The Story of Your Plate
Just because UCalgary Alumni’s annual culinary event is sold out doesn’t mean you can’t recreate one of the secret sauces that will be revealed on Feb. 27
When you spend two decades toiling in kitchens from China and Whistler to the Rockies, you’re bound to scoop up an international array of influences. Evident in The Allium restaurant’s menu where Moroccan dishes sidle up next to Lebanese dips and where the Bok Choy Caesar Salad remains their No. 1 hit — Chef Alex Hamilton has created something equally eclectic for the sold-out event.
The Story of Your Plate focuses squarely on the origins of the food that 50 lucky diners will experience at the evening event. Here’s how the two hours may play out: On the multi-course menu, will be an appetizer that glitters with smoked trout and a main that features a rolly-polly chicken torchon drizzled with a Black Garlic and Lion’s Mane Mushroom Compote (see recipe below). About 60 per cent of the menu’s ingredients are from Alberta and some in fact, are made, grown or raised by UCalgary alumni who are contributing to the evening’s story. Let’s say we were having a glass of wine and sampling an amuse-bouche — well, an alum may narrate where the ingredients are from, how they were grown or raised, and provide a side of some culinary hacks to round out the dish.
Consider the menu’s local ingredients – black garlic, mustard greens, blue potatoes, ricotta gnocchi, carrots, beets, trout, chicken and a dessert that’s a sweet Congee Chinese Donut — and you’ll see why Hamilton describes each dish, incredulously, astonished that in the dead of winter, Calgarians can source such provisions.
Almost gleeful when describing Lion’s Mane Mushrooms, Hamilton explains that Dr. Tatenda Mambo, PhD’16, will be there to regale the audience with his personal stories about growing mushrooms in straw and coffee grounds (thanks to alumni Phil and Sebastian) on campus. Just one of the evening’s alumni speakers, much of Mambo’s work at UCalgary focuses on sustainable food development; other speakers will bring alternate perspectives and ingredients to the menu.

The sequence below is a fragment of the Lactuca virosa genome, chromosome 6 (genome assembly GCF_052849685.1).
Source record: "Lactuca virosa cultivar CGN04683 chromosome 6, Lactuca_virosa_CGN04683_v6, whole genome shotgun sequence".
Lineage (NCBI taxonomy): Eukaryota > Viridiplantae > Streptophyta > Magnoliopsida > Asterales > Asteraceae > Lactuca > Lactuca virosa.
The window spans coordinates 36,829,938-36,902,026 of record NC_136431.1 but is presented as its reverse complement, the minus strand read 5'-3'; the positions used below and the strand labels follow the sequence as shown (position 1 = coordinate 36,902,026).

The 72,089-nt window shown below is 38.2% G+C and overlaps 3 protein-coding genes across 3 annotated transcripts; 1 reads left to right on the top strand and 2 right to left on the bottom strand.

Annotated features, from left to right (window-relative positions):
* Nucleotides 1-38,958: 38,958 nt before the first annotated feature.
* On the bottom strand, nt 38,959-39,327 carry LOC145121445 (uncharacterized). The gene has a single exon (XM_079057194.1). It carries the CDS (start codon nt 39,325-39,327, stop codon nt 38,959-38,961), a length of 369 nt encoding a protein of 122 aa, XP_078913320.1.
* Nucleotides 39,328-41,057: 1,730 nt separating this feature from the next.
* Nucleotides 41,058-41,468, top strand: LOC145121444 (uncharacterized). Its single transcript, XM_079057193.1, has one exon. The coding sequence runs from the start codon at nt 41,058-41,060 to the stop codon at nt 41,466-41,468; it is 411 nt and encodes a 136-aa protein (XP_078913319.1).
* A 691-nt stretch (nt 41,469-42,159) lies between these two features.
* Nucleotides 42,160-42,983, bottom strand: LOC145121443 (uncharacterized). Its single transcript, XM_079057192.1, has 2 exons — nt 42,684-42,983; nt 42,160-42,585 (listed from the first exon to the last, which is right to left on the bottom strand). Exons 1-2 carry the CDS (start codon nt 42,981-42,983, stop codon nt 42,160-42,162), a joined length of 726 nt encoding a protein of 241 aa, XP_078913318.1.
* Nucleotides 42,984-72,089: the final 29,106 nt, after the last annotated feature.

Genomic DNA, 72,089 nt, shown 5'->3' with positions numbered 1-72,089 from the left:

Besides being dubbed the kitchen-lead at The Allium — a Calgary-based worker co-op restaurant that has intentionally rewritten the rules of most hierarchical kitchens — Hamilton also volunteers at The Alex Community Health Centre and will continue to teach classes at Cookbook Co. Cooks.
A man of many talents, what Hamilton isn’t, he stresses, “is a patron saint of hyper local.”
“I’d like to think we are all trying to do our best to save the planet,” says the man, thoughtfully, who still swoons over the memory of the best meal he ever ate (at Pujol in Mexico City), adding “but, if sometimes, people said ‘I will buy these cookies from a local provider, rather than a package of Oreos from Mr. Christie’, well . . . those are the comments I love to hear.”
Whether or not you’re attending the upcoming $90 dinner, treat this recipe as a sneak peek — here’s the secret sauce that will be drizzled over the chicken torchon, courtesy of Alex Hamilton. If you’re still interested in attending, we’ve formed a wait list in case of cancellations. For details, email firstname.lastname@example.org.
Lion’s Mane Mushroom and Black Garlic Compote
- 2 tbsp. garlic oil or grapeseed oil
- 1 white onion, finely diced
- 4 oz. piece of lion’s mane mushroom, diced
- 2 cloves of garlic, minced
- 5 cloves of black garlic, minced
- 3 tbsp. sherry vinegar
- 1 tsp. black pepper, ground
- 1 tbsp. maple syrup
- 1 tbsp. miso
- 1 dash of liquid smoke
- Salt to taste
- Sauté onion until it begins to caramelize.
- Add mushrooms and continue to sauté until mushrooms begin to caramelize.
- Add black and regular garlic and sauté briefly.
- Add remaining ingredients and cook until all of the ingredients are incorporated well.
- Add salt to taste and serve.